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Blood Lust — Just a Bad Dream by Mike Fenton is a historical piece about Augustus Caesar and one of his most terrifying visions...Just a Bad Dream
by Mike Fenton
[Although based on actual people and events, this story is awork of fiction.]
“Ah, never to have married, and childless to have died!”—The Iliad, a favorite quote of Augustus Caesar
There had never in memory been a colder summer than this onein the seaport city of Baiae. The wind clawed facesmercilessly with its cold fingers, and everywhere Gnaeuswent, he could see people wrapping themselves in thickcloaks.
In fact, it froze him to the bone to see one particularlydecrepit crone, sitting in a walkway on one of the morenarrow streets of the marketplace, crying out for bronzepieces.
Gnaeus took a moment to flinch away in disgust. “Damnbeggars,” he muttered.
He strode away purposefully, glancing back at the old man.“Those eyes,” he caught himself saying for no particularreason. He shook himself and continued.
Gnaeus ‘Alani’ Lamia had something to deliver—held in asmall, unobtrusive bag in his hand. He gripped it andsmiled to himself. Cold weather or not, there were justsome things you could never cool.
Gnaeus had just entered the upper-story room of the smallvilla with his package, fully aware of the curious stares ofseveral slaves that passed him on the way. He dismissed itas of little consequence.
He may have been a “nobody,” but he was expected.
Sure enough, sitting at a bench—apparently asleep—was thesolicitor of this favor. Julia.
Gnaeus almost didn’t recognize her, and his first impressionwas apparently one of a man losing his way. His thick,curly eyebrows shot up, and he nearly asked where he was.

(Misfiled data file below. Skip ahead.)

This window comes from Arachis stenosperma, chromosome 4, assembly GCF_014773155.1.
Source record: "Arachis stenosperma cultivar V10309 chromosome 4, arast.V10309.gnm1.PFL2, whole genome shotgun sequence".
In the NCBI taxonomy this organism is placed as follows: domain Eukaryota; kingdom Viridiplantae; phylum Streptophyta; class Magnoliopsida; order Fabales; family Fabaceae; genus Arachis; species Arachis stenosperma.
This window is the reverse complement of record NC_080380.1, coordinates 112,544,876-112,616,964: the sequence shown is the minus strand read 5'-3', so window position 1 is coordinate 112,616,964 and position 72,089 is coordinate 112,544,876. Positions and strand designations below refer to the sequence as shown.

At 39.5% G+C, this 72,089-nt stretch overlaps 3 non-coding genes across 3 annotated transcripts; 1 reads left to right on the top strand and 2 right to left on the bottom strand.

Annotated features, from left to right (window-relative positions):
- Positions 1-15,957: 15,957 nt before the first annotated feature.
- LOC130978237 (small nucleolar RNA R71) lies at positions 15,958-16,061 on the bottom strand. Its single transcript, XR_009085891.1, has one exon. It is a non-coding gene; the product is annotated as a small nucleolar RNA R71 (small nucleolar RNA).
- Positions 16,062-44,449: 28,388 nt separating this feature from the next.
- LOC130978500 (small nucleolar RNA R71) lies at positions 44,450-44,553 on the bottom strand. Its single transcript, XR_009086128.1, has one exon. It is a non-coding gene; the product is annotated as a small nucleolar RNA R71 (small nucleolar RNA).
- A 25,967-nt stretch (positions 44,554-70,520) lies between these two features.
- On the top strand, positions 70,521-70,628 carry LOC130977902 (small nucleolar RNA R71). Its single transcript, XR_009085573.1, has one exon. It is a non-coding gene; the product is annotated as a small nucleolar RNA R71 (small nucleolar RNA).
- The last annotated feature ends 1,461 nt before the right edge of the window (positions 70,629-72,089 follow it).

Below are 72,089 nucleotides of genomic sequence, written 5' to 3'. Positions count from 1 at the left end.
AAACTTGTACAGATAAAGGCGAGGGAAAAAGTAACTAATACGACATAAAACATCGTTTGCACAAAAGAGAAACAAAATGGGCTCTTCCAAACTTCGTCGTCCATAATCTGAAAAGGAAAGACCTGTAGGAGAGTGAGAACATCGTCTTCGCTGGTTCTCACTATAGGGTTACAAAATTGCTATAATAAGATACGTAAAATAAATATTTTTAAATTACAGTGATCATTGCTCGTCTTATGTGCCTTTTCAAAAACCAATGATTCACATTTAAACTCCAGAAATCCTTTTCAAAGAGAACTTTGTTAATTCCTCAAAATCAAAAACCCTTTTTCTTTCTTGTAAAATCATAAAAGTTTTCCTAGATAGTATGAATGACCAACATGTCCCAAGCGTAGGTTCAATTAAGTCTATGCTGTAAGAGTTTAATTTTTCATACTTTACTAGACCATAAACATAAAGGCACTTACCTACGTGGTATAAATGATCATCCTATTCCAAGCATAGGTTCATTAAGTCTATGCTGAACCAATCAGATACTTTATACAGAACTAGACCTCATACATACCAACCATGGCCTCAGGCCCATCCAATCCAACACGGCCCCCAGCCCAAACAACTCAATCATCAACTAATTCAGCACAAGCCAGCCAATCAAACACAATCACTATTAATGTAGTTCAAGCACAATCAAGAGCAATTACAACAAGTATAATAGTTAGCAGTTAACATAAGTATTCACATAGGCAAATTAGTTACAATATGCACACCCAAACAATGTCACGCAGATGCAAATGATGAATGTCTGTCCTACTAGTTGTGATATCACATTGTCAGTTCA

Julia turned at the sound of him entering and smiled in away that both thrilled him and terrified him. She gesturedin a way that was casu l and suggested a coyness belied byher complete lack of clothing. It suddenly occurred to himthat this was the same woman he had met the day before—now,merely disguised by her nudity.
“Ah,” she purred, “you brought the wine.”
He hesitated for a moment, evidently thinking that theywould be interrupted at any moment. The possibility didn’tseem to bother her.
“If you’re waiting for payment,” she added, somewhat wryly,“you’re going to be disappointed.”
“I thought you were alone,” Gnaeus softly commented.
“I am alone,” Julia remarked. “And, as you can see, I havenothing to protect me.” She winked at him and added,“Maybe you can be a man and make sure no one tries to takeadvantage of me.”
Gnaeus had a brief moment to appreciate the situation. Herehe was, holding a bottle of wine in a private room with abeautifully-built, young, naked woman—and she was coming onto him. He grinned and approached, nearly forgettinghimself.
“Uh—” Julia started, looking back over the table she wassitting just behind, “set the bottle over here. We’ll havesomething to drink, first, yes?”
“Oh,” he remarked—suddenly looking about as thoughtful as astatue—while Julia giggled.
The old man shivered, pulling his cloak around him moretightly. He continued holding out his hand to strangers.
“Just a few bronzes,” he would beg. Some would scowl andfling a few coins at him, some would turn away in disgust,but most of them would simply glance his way uncertainly—asif trying to settle some doubt—then quickly move on.
Thurinus would always pull away in sudden terror at thosemoments—moments just before recognition was surelyimminent—then sigh with relief when they moved on.
That was his real name, of course. The one he was neverashamed to call himself in this farce he called life. Thiswas his real fate—not the fate his mother had tricked himinto having.
He didn’t want to rule the world—he wanted his truedestiny. To be a grimy, stinking beggar.
“Please,” Thurinus begged an old woman, “just a bronze ortwo?”
A young man came along at that moment and kicked him in theface. “Stop bugging my aunt, you disgusting old man!”